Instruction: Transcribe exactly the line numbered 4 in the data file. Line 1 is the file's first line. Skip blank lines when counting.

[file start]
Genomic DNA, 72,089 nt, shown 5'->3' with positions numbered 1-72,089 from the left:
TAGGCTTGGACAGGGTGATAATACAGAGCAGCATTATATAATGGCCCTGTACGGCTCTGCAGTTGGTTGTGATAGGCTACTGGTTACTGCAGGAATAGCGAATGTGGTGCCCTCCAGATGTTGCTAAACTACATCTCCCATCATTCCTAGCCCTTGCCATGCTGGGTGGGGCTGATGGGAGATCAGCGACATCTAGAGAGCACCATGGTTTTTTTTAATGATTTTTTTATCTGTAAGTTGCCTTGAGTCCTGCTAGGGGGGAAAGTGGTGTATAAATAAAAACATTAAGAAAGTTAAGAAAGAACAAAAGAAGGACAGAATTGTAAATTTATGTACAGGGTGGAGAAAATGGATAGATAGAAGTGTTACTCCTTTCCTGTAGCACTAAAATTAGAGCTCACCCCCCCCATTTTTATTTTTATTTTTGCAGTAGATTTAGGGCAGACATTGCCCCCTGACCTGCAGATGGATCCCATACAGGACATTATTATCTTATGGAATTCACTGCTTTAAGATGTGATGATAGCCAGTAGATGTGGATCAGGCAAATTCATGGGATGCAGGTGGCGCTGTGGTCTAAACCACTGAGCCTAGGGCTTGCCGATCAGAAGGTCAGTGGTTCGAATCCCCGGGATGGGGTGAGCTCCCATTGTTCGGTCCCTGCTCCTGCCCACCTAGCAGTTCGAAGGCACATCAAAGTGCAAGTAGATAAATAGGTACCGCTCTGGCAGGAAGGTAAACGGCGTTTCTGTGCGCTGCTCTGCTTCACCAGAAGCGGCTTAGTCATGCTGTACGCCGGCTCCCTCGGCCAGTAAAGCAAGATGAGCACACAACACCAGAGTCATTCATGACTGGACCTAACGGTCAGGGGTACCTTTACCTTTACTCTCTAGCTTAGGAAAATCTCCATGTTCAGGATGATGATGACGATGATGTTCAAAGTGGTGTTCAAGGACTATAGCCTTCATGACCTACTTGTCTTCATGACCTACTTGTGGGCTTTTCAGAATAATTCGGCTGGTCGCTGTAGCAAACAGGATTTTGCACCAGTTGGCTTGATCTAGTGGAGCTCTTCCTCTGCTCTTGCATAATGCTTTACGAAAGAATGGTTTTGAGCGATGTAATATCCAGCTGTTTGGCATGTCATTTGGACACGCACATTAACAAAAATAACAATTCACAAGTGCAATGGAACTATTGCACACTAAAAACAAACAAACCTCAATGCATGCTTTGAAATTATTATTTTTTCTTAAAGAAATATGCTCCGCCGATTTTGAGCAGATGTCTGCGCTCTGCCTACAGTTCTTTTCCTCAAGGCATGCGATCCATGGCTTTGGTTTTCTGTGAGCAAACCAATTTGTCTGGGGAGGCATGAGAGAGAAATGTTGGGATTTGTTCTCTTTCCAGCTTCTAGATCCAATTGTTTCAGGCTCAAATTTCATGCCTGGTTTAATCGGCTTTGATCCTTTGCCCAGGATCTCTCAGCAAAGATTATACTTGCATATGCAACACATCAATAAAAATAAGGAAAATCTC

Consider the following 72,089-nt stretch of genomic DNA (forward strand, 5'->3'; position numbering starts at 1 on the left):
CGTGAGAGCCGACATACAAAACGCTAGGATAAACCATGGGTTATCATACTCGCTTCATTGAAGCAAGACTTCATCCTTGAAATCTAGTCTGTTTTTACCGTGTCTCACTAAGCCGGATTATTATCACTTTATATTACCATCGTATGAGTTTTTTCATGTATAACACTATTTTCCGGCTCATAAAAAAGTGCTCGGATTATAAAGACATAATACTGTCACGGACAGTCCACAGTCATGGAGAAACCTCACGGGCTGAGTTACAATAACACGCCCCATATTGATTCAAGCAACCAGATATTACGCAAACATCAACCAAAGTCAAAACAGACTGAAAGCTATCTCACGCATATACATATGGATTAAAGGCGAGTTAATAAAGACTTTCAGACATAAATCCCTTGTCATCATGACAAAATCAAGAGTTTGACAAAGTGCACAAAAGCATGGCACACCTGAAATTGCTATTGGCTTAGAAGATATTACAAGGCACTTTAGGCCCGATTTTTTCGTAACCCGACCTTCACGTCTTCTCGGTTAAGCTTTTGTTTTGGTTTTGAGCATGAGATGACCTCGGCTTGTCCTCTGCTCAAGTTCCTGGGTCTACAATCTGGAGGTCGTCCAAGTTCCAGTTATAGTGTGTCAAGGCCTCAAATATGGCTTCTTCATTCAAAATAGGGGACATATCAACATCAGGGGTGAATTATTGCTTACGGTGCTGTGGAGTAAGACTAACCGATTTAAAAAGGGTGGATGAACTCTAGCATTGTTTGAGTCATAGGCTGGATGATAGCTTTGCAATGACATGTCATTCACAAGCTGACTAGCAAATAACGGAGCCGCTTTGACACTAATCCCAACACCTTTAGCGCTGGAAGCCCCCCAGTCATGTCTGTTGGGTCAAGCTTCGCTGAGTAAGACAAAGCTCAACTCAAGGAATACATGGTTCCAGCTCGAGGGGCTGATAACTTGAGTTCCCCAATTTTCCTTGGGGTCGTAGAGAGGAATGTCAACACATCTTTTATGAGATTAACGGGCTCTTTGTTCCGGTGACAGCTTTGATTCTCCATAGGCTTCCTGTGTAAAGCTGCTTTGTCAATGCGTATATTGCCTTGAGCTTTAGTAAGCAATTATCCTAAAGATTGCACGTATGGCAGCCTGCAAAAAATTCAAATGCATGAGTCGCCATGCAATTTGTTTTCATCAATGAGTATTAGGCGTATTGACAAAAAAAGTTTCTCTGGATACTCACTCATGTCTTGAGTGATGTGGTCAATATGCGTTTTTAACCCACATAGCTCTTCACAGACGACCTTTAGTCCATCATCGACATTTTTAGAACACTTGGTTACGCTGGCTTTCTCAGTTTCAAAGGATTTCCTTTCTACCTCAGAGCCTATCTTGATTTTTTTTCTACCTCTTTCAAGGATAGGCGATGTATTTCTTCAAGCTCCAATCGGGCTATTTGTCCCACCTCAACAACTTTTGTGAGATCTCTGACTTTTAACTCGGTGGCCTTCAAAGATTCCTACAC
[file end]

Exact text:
CGTGAGAGCCGACATACAAAACGCTAGGATAAACCATGGGTTATCATACTCGCTTCATTGAAGCAAGACTTCATCCTTGAAATCTAGTCTGTTTTTACCGTGTCTCACTAAGCCGGATTATTATCACTTTATATTACCATCGTATGAGTTTTTTCATGTATAACACTATTTTCCGGCTCATAAAAAAGTGCTCGGATTATAAAGACATAATACTGTCACGGACAGTCCACAGTCATGGAGAAACCTCACGGGCTGAGTTACAATAACACGCCCCATATTGATTCAAGCAACCAGATATTACGCAAACATCAACCAAAGTCAAAACAGACTGAAAGCTATCTCACGCATATACATATGGATTAAAGGCGAGTTAATAAAGACTTTCAGACATAAATCCCTTGTCATCATGACAAAATCAAGAGTTTGACAAAGTGCACAAAAGCATGGCACACCTGAAATTGCTATTGGCTTAGAAGATATTACAAGGCACTTTAGGCCCGATTTTTTCGTAACCCGACCTTCACGTCTTCTCGGTTAAGCTTTTGTTTTGGTTTTGAGCATGAGATGACCTCGGCTTGTCCTCTGCTCAAGTTCCTGGGTCTACAATCTGGAGGTCGTCCAAGTTCCAGTTATAGTGTGTCAAGGCCTCAAATATGGCTTCTTCATTCAAAATAGGGGACATATCAACATCAGGGGTGAATTATTGCTTACGGTGCTGTGGAGTAAGACTAACCGATTTAAAAAGGGTGGATGAACTCTAGCATTGTTTGAGTCATAGGCTGGATGATAGCTTTGCAATGACATGTCATTCACAAGCTGACTAGCAAATAACGGAGCCGCTTTGACACTAATCCCAACACCTTTAGCGCTGGAAGCCCCCCAGTCATGTCTGTTGGGTCAAGCTTCGCTGAGTAAGACAAAGCTCAACTCAAGGAATACATGGTTCCAGCTCGAGGGGCTGATAACTTGAGTTCCCCAATTTTCCTTGGGGTCGTAGAGAGGAATGTCAACACATCTTTTATGAGATTAACGGGCTCTTTGTTCCGGTGACAGCTTTGATTCTCCATAGGCTTCCTGTGTAAAGCTGCTTTGTCAATGCGTATATTGCCTTGAGCTTTAGTAAGCAATTATCCTAAAGATTGCACGTATGGCAGCCTGCAAAAAATTCAAATGCATGAGTCGCCATGCAATTTGTTTTCATCAATGAGTATTAGGCGTATTGACAAAAAAAGTTTCTCTGGATACTCACTCATGTCTTGAGTGATGTGGTCAATATGCGTTTTTAACCCACATAGCTCTTCACAGACGACCTTTAGTCCATCATCGACATTTTTAGAACACTTGGTTACGCTGGCTTTCTCAGTTTCAAAGGATTTCCTTTCTACCTCAGAGCCTATCTTGATTTTTTTTCTACCTCTTTCAAGGATAGGCGATGTATTTCTTCAAGCTCCAATCGGGCTATTTGTCCCACCTCAACAACTTTTGTGAGATCTCTGACTTTTAACTCGGTGGCCTTCAAAGATTCCTACAC